Judge David Johnson is always in good company. He hears voices. It's cool, though, they tell him stories about leprechauns and robots.
Our review of In Good Company, published July 25th, 2005, is also available.
From director Paul Weitz (About a Boy) comes a tale of regular people trapped in the corporate meat grinder and a hotshot young executive who gets punched in the eyeball.
Facts of the Case
Dan Foreman (Dennis Quaid, Dragonheart) is a 23-year sales executive for Sports America, the leading sports magazine in the country. When a mega-corporation buys the company, Dan is faced with a dramatic change: he's demoted and now works under a young, ambitious executive named Carter Duryea (Topher Grace, That '70s Show).
To add more conflict, Dan has just found out that his wife (Marg Helgenberger, CSI) is pregnant and his college-aged daughter Alex (Scarlett Johansson) has started dating his new boss. Buckle up!
Here's a great little movie that I don't recall hearing much about. Paul Weitz, along with brother and co-writer Chris, continues to prove he has a knack for crafting reality-rooted "dramedies," films that can swing from laugh-out loud funny to satisfyingly melodramatic within minutes. This formula, honed in About a Boy, receives the American treatment here and the corporate dog-eat-dog world is a great scenario to stage their narrative.
The social commentary is rich and sharp, as we see the effects that anonymous, almost arbitrary, corporate horse-trading can have on regular people. It's certainly an incisive look into the unsavory bits of the political moving and shaking of mega-corporations, and having the mayhem focus reflected through the prism of Dan (forced to watch his old friends sacked one by one) and Carter (brazen and petrified at the firing responsibility laid on his shoulders) generates compelling stuff.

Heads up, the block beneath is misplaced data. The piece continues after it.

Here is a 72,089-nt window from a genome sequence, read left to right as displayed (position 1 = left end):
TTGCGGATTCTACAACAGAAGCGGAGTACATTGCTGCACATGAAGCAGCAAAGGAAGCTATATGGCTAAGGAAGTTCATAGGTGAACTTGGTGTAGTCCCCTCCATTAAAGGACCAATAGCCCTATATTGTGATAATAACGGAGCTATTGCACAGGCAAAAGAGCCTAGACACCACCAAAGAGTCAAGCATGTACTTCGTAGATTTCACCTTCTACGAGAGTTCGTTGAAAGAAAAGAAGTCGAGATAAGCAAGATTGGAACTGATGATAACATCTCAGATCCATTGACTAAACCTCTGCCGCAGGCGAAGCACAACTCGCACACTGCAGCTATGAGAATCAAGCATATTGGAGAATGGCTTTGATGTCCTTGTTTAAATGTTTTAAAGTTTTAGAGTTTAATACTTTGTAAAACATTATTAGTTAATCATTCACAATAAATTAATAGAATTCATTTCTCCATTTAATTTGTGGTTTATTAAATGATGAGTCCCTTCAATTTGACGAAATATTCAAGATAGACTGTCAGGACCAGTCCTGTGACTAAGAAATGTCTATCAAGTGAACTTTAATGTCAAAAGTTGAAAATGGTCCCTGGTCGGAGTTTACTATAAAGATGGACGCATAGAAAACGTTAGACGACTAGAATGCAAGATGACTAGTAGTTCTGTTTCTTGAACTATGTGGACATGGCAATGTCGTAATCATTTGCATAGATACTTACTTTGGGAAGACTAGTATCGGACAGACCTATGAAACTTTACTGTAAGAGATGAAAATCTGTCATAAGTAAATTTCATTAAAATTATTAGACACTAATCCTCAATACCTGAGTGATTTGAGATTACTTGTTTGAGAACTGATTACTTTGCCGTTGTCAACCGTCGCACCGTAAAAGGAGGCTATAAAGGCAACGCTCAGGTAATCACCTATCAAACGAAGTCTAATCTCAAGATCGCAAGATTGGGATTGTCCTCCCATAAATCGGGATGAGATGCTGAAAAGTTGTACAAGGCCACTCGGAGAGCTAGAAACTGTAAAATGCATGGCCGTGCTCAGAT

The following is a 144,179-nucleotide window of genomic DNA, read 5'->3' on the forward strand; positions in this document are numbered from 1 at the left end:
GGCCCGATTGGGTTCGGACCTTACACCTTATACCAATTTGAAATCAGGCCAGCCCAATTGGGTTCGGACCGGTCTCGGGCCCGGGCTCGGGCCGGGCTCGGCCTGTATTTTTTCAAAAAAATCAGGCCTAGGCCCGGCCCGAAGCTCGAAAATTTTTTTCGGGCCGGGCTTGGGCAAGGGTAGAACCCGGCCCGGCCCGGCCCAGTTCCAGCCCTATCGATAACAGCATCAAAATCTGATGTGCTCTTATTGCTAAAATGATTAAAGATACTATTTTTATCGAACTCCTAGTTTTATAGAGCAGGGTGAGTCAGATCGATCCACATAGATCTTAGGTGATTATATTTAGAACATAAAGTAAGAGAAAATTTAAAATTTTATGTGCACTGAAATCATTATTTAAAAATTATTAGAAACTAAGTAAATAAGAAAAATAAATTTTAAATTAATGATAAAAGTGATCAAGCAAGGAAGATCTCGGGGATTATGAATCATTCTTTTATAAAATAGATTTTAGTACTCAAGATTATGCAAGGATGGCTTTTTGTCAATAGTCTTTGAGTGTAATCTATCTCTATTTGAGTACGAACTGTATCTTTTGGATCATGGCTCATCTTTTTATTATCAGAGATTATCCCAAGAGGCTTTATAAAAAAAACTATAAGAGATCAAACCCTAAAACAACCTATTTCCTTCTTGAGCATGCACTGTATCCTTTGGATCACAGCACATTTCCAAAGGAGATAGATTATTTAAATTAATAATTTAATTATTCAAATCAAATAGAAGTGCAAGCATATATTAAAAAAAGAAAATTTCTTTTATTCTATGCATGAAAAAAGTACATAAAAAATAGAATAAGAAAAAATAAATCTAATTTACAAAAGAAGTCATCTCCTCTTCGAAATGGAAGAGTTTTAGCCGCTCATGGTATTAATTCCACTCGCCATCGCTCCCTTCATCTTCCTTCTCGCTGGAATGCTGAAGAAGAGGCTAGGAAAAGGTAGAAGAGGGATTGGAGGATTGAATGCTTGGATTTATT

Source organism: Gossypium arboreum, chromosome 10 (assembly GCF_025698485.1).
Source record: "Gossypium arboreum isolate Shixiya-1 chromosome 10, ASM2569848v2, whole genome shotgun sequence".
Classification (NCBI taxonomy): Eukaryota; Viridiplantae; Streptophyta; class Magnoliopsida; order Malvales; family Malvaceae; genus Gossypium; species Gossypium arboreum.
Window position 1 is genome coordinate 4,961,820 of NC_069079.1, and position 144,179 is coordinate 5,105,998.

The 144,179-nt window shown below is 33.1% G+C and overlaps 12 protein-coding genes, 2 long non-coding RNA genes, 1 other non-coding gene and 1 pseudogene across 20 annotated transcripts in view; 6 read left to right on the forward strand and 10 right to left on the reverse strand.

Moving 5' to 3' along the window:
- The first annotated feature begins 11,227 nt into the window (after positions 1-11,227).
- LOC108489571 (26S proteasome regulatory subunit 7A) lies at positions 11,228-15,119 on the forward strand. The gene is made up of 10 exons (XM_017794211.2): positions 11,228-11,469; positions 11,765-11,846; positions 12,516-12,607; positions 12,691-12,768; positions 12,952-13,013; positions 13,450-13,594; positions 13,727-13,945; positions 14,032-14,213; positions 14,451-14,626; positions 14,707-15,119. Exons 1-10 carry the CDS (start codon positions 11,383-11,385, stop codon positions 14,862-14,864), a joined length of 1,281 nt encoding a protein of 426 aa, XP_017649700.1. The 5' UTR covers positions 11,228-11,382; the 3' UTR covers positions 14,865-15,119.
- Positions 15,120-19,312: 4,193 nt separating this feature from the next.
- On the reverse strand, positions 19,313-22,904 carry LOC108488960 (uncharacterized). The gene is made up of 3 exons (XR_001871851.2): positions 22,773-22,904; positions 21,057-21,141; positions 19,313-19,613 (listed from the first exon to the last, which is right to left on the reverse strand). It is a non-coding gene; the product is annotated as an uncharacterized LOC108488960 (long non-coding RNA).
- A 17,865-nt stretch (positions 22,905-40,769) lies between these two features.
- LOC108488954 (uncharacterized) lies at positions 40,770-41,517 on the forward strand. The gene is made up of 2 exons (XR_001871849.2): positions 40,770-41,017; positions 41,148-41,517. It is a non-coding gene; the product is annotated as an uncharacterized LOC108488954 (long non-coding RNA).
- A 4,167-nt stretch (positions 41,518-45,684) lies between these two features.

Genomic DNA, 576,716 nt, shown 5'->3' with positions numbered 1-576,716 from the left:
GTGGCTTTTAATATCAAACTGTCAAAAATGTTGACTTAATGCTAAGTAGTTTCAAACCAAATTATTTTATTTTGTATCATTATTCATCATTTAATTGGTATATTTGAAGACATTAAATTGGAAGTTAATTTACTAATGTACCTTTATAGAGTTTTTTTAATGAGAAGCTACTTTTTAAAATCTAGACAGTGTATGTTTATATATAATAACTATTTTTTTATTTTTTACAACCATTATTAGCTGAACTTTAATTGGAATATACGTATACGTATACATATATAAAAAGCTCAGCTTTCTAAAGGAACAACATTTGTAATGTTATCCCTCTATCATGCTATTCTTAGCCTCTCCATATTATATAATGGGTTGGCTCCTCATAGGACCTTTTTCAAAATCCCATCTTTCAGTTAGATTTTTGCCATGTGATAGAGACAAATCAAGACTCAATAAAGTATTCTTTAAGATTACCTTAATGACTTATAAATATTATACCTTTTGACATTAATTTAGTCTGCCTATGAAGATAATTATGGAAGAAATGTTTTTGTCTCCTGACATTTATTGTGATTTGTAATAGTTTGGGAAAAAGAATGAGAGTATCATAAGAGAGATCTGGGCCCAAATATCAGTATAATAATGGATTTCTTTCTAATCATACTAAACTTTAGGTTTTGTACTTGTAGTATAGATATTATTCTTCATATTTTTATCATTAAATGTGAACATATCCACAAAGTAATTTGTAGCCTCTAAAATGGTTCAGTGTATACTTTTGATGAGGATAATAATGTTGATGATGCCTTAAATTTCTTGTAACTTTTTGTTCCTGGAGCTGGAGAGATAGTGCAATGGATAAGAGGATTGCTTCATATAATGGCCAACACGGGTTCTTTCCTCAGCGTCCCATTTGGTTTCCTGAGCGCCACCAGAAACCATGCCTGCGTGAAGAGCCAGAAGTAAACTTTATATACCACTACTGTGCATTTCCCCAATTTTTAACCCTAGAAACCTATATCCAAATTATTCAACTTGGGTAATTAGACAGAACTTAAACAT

Dan and Carter drive the story forward, and even more engaging than the societal observations they leave in their wake is the tightly-concentrated look into how their personal lives intersect. Dan morphs into a legitimate father figure for Carter who, despite his business prowess and material successes, is lost. The Alex love story certainly throws a monkey wrench into the duo's relationship (and, actually, was borderline creepy in my opinion, but then again, she looks a lot like Scarlett Johansson) and the impact of the coupling has necessary dramatic reverberations, but when the film closes with a final face-to-face between the one-time antagonists that have suddenly become almost father-son in their dynamic, the emotional payoff is huge. Big props to Topher Grace and Dennis Quaid, each who treat their characters realistically. Quaid's Dan is a fossil in the new business age, but clings to his values and imparts them to the young up-and-comer. He's a realist and guards his emotions so it's not wordy, inspirational monologues for him. And Grace's Carter doesn't require that. As he says during that final meeting, Dan took the time to give him a hard time and teach him thing that were worth learning. The film doesn't wrap up in a nice neat bow and the solutions to both characters' challenges aren't presented on an ending title card—but yet it closes on an extraordinarily high note. Despite a mild yuck factor and general discomfort of watching people's lives in constant flux, I do not hesitate to recommend In Good Company as a huge feel-good movie.
Nor would I hesitate to recommend the HD-DVD. The 1.85:1 anamorphic widescreen transfer is smooth, boasting strong color levels and crisp detailing. The sprawling New York scenes are a pleasure to look at (as is Ms. Johannson). Weitz utilizes some close-up shots in the beginning to mark the tension between Carter and Dan when they first meet, and the level of detail was simply stunning; seriously, you can count the individual facial hairs on both actors…if, you know, you were so inclined. The 5.1 plus surround mixes are fine, but in a film like this, don't expect your system to get much of a workout. The same extras from the DVD special edition are present here, and while it's disappointing not to see any HD-specific bonus materials, what's provided is fine: Weitz and Grace deliver a heartfelt commentary, an okay making-of feature is broken up into seven separate parts (that spell SYNERGY) and, lastly, you'll get a batch of some worthwhile deleted scenes with optional director commentary.
A very good film boasts a new coat of hi-def paint. Dig the movie and if you have the means or inclination, get the full experience on HD-DVD.
The accused is…promoted!
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Scales of Justice
• Director's Commentary
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